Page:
Christ to the believer. "The blood of Jesus Christ his Son cleanseth us
from all sin" (I John 1:7).
If we go by Scripture Alone in a STRICT fashion so that no tradition can seep in whatsoever, the only prohibition the Old Testament makes against consumption of blood is that it can not be eaten while it is still in the flesh (e.g. "You shall not eat any flesh with the blood in it" - Leviticus 19:26). Put differently, the Old Testament never condemns "drinking" blood (shaqah), but only "eating" (awkal) blood.
Using this STRICT Scripture Alone approach, we see that Jesus had commanded his Apostles to "drink" his blood seperately from his body rather than "eating" the blood WITH his body. So the Apostles did not violate the Old Testament prohibition of "eating" blood. Instead, they drank it.
Now, no one should be so naive as to think that either Richard or the Catholic Church believes in using Scripture Alone for doctrine. By tradition we know that the Old Covenant did indeed prohibit both eating and drinking blood. Thus we must argue against Richard by pointing out that Jesus has the sovereignty and intent to overturn this Old Covenant practice. Jesus forewarned that his New Covenant could not be measured by the Old Testament:
36 He told them a parable also: "No one tears a piece from a new garment and puts it upon an old garment; if he does, he will tear the new, and the piece from the new will not match the old.
37 And no one puts new wine into old wineskins; if he does, the new wine will burst the skins and it will be spilled, and the skins will be destroyed.
38 But new wine must be put into fresh wineskins.
Alternatively, if Jesus did not overturn this practice, Richard would be wrong in partaking of the Lord's Supper which presumably he believes is a "symbolic" consumption of Christ's blood rather than a "physical" consumption. If God prohibits physically murdering a man - then we are not to go about "symbolically" murdering either. Such a thing would be akin to Voodoo. So, if the Old Testament forbids us from drinking blood - then we cannot "symbolically" drink blood either. Thus if Richard want's to partake of the Lord's Supper, he must ALSO believe that Jesus overturned the Old Covenant prohibition against blood.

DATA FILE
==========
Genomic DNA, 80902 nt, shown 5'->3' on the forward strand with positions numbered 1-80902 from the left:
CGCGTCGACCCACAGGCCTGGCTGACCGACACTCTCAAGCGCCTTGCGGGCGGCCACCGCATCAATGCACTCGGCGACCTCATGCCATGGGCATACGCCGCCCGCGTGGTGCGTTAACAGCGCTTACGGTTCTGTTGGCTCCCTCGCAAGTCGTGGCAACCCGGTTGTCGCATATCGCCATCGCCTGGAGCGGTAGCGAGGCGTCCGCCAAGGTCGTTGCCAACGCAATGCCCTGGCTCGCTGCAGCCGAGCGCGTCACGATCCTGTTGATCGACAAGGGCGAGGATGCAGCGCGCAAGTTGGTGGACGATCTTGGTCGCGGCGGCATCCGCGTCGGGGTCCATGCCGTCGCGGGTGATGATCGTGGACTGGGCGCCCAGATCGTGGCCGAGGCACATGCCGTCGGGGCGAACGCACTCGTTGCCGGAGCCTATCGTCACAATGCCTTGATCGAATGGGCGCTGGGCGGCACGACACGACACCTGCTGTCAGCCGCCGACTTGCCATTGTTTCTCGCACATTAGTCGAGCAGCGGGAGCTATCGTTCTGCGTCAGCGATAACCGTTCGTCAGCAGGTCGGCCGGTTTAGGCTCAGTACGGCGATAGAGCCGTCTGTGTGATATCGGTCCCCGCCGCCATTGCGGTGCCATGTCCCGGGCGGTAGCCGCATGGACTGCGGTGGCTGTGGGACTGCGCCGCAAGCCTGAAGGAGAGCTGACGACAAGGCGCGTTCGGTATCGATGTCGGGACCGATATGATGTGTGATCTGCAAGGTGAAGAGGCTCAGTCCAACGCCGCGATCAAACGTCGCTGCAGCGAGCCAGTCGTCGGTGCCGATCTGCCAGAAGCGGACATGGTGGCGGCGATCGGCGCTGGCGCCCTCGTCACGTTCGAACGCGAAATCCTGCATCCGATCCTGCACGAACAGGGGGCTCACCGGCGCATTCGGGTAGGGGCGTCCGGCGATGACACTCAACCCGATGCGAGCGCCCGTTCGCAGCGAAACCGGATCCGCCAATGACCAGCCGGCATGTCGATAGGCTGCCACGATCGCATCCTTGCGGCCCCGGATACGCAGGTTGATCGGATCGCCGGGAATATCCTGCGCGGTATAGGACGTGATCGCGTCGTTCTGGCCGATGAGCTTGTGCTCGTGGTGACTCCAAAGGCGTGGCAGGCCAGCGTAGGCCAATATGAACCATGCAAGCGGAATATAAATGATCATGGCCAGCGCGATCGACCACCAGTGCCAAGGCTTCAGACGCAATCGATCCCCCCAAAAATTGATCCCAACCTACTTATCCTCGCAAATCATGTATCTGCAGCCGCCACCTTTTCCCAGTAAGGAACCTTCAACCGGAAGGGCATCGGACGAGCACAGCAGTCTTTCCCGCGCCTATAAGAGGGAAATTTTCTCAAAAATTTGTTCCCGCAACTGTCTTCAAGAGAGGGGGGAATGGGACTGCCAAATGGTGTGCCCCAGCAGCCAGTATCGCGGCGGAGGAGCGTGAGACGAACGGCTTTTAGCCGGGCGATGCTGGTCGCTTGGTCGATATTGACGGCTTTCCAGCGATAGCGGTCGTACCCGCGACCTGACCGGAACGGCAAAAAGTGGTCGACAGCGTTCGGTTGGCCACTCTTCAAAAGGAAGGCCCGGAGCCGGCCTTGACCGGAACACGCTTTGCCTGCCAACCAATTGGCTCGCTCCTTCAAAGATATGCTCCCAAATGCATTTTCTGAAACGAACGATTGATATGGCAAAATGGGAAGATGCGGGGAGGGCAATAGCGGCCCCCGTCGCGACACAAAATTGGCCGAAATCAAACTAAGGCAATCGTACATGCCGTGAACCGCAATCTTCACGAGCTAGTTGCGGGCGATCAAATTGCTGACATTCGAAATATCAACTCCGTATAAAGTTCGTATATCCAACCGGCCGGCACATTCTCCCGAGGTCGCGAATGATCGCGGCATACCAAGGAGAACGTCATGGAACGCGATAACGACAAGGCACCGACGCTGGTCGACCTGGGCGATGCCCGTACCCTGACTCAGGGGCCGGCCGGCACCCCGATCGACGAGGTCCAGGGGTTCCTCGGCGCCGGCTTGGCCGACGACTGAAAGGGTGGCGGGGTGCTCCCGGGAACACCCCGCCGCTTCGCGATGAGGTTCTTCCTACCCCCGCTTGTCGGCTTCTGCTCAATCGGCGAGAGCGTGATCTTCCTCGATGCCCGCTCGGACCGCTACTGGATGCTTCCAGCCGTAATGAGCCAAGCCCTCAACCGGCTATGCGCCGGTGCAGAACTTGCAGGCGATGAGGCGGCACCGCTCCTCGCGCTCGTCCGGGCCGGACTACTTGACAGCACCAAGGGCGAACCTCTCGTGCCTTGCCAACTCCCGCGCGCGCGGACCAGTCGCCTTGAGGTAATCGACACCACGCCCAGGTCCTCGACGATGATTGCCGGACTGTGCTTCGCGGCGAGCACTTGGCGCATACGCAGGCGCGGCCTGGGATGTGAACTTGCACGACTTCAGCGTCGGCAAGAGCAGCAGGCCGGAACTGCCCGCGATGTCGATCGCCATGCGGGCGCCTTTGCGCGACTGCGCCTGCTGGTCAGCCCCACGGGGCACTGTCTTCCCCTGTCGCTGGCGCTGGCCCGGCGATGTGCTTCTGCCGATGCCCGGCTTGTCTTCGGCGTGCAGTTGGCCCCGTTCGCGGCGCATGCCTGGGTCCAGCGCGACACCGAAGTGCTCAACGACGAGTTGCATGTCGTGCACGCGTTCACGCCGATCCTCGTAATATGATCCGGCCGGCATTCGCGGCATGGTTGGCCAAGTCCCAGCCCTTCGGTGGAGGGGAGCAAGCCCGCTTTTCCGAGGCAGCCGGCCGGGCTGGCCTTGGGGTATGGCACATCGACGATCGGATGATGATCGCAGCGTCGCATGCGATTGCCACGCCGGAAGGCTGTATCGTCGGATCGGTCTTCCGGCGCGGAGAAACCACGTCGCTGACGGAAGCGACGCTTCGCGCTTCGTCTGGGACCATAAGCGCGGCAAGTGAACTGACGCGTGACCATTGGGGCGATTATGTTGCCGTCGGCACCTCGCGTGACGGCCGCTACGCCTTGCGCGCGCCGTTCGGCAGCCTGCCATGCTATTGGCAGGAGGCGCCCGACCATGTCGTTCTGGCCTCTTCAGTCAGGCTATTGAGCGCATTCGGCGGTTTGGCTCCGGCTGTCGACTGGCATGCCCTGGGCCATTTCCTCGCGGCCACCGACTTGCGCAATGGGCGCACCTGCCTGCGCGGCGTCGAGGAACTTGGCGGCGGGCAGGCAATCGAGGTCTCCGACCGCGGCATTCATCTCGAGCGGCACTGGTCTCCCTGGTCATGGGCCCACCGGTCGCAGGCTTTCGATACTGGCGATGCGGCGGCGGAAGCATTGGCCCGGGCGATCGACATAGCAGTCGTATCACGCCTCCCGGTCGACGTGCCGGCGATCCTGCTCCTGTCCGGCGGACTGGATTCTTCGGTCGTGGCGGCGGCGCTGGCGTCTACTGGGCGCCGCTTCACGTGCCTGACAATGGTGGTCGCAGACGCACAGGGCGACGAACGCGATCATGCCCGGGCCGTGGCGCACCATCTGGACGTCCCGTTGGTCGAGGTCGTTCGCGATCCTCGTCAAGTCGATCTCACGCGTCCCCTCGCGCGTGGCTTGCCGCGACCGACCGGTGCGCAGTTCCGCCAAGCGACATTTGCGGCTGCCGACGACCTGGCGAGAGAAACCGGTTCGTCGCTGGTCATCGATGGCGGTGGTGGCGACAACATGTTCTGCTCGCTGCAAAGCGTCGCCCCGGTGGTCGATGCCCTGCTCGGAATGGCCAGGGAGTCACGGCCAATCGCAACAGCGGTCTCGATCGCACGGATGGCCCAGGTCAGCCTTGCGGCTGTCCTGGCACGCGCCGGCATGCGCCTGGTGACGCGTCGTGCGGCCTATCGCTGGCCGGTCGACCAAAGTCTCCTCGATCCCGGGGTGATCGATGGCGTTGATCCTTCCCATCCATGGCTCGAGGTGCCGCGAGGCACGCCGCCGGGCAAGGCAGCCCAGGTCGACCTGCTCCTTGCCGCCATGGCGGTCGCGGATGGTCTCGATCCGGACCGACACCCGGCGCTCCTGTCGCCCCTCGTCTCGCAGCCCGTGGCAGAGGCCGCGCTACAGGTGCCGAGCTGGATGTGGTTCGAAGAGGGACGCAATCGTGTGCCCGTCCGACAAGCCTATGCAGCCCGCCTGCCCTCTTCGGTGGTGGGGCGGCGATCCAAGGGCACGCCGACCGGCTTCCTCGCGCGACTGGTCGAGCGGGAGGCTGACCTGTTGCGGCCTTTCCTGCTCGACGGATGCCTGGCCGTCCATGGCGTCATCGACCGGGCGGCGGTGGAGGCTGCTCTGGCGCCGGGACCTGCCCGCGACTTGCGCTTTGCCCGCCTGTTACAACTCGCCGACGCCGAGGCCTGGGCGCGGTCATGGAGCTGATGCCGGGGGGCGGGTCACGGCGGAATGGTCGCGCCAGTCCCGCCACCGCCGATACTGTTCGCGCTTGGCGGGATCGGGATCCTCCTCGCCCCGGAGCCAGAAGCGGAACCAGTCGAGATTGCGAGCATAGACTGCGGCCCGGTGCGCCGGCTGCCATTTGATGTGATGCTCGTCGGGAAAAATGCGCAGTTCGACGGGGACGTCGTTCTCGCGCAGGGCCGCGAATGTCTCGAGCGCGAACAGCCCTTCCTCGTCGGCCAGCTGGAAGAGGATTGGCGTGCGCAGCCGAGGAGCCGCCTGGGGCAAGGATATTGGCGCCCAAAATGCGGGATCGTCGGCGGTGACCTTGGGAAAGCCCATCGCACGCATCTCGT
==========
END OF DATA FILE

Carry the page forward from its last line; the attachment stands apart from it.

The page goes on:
E. Command remains against drinking blood. The command to abstain from
physically consuming blood is repeated in the New Testament. "That ye
abstain from meats offered to idols, and from blood, and from things
strangled, and from fornication: from which if ye keep yourselves, ye
shall do well" (Acts 15:29). The concept of physically drinking Christ's
blood is both abhorrent and forbidden in both the Old Testament and New
Testament. The whole idea, therefore, of an actual drinking of Christ's
blood is Biblically for-bidden and insulting to the Person and words of
Actually, the idea of eating the flesh of the Lord is only insulting to those who cannot accept this teaching in faith:
55 For my flesh is food indeed, and my blood is drink indeed.
56 He who eats my flesh and drinks my blood abides in me, and I in him.
61 But Jesus, knowing in himself that his disciples murmured at it, said to them, "DO YOU TAKE OFFENSE AT THIS?"
Jesus knew of the Old Covenant prohibition against blood. He knew that only those who put their whole faith in him would convert to his teaching of the New Covenant and overcome their sense of offense. Richard, however, has indeed taken offense at the teaching of Jesus despite Jesus' warning: "blessed is he who takes no offense at me" (Luke 7:23).
Now an inspection of Acts 15:19-20 must be made:
19 Therefore my judgment is that we should not trouble those of the Gentiles who turn to God,
20 but should write to them to abstain from the pollutions of idols and from unchastity and from what is strangled and from blood.
It must be noted that the next verse gives the reason as to why this is being recommended.
Acts 15:21 For from early generations Moses has had in every city those who preach him, for he is read every sabbath in the synagogues."